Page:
Experimental work provided evidence that osmosis makes contribution to increase in size of cyst. Investigators found that fluids of Radicular cysts have Gamma Globulin level High by almost more than half to patient’s own serum. Plasma protein exudate and Hyaluronic acid as well as products of cell breakdown contribute to high osmotic pressure of cystic fluid on cyst walls which causes resorption of bone and enlargement of cyst. Smaller radicular cysts are usually symptomless and may be discovered when intraoral periapical (IOPA) radiographs are taken of non-vital teeth . Larger lesions show slowly enlarging swelling. At first the enlargement is bony hard but as cyst increases in size, the covering bone becomes very thin, despite subperiosteal deposition and swelling exhibits springiness, only when cyst has become completely eroded, the bone will show fluctuation. In Maxilla, there may be buccal and palatal enlargement whereas in mandible it is usually labial or buccal and only rarely lingual. Pain and infection are other clinical features of some radicular cysts. These cysts are painless unless infected. However, complain of pain is also observed in patient without any evidence of infection. Occasionally, a sinus may lead from cyst cavity to the oral mucosa. Quite often there may be more than one radicular cyst. Scientists believe that there are cyst prone individuals who show particular susceptibility to develop radicular cysts. Radicular cysts arising from deciduous tooth are very rare. Deciduous tooth which had been treated endodontically with materials containing Formecresol which in combination with tissue protein is antigenic and may elicit a humoral or cell-mediated response like rapid buccal expansion of cyst. Rarely, parasthesia or pathologic jaw bone fracture may occur. Radiographically it is virtually impossible to differentiate granuloma from a cyst. If the lesion is large it is more likely to be a cyst. Radiographically both granuloma and cyst appear radiolucent, associated with the apex of non vital tooth. Intra Oral Peri Apical Radiographs i.e. IOPAs are common radiographs which are used as diagnostic aid from radiological point of view. Radiographically, Radicular Cysts are round or ovoid radiolucent areas surrounded by a narrow radio-opaque margin, which extends from Lamina Dura of involved tooth. In infected or rapidly enlarging cysts, radio-opaque margins may not be seen. Root resorption is rare but may occur. It is often difficult to differentiate radiologically between radicular cysts and apical granulomas . Radiologic presentation of Radicular Cyst is given in detail as follows:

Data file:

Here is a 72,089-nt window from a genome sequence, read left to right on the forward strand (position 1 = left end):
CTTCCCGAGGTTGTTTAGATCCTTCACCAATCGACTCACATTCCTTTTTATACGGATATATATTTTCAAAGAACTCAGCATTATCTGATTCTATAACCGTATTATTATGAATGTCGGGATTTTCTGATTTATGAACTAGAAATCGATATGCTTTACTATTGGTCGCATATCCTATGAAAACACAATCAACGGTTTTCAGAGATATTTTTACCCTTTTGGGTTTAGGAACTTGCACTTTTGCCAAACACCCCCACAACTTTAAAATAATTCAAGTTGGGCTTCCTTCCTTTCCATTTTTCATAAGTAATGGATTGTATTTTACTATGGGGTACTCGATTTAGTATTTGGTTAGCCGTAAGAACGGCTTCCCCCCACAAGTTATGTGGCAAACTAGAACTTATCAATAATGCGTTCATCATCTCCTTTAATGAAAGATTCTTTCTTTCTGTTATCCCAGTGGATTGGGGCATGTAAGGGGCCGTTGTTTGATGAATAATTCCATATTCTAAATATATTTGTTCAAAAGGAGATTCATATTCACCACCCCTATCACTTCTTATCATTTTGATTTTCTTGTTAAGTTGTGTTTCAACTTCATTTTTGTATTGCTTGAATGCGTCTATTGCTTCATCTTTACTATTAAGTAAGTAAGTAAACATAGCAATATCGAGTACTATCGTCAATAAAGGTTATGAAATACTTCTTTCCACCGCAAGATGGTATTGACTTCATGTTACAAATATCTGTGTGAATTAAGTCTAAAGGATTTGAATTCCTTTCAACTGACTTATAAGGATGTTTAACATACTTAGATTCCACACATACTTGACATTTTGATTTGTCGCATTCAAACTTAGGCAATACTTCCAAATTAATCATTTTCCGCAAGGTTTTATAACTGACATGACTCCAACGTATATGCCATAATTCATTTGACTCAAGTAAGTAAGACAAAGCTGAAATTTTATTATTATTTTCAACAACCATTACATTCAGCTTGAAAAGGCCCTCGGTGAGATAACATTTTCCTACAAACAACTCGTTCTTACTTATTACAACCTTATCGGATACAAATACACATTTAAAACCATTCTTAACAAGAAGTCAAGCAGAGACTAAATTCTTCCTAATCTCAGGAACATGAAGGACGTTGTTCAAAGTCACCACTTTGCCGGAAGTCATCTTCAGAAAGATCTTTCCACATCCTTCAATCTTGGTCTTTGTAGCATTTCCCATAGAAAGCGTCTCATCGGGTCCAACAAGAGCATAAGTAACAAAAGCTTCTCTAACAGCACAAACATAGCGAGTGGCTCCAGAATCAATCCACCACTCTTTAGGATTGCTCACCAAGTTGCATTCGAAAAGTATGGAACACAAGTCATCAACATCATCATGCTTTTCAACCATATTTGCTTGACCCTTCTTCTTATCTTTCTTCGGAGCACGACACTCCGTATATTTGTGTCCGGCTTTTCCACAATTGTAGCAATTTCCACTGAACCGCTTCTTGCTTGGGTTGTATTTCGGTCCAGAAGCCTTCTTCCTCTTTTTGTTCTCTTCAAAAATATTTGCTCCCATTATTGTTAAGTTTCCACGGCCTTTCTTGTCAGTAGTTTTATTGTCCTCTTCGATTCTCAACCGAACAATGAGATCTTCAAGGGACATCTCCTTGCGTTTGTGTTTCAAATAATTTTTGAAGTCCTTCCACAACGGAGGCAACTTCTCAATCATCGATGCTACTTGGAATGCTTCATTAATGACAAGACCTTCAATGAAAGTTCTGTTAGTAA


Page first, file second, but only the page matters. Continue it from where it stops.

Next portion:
Periphery and Shape:
Periphery usually has a well defined cortical border. If Cyst is secondarily infected, the inflammatory reaction of surrounding bone may result in loss of this cortex or alteration of cortex into more sclerotic border. The outline of radicular cyst usually is curved or circular unless it is influenced by surrounding structures such as cortical boundaries.
In most cases, internal structure of radicular cyst is radiolucent. Occasionally, dystrophic calcification may develop in long standing cysts appearing as sparsely distributed, small particulate radio-opacities.
Effects on Surrounding Structures: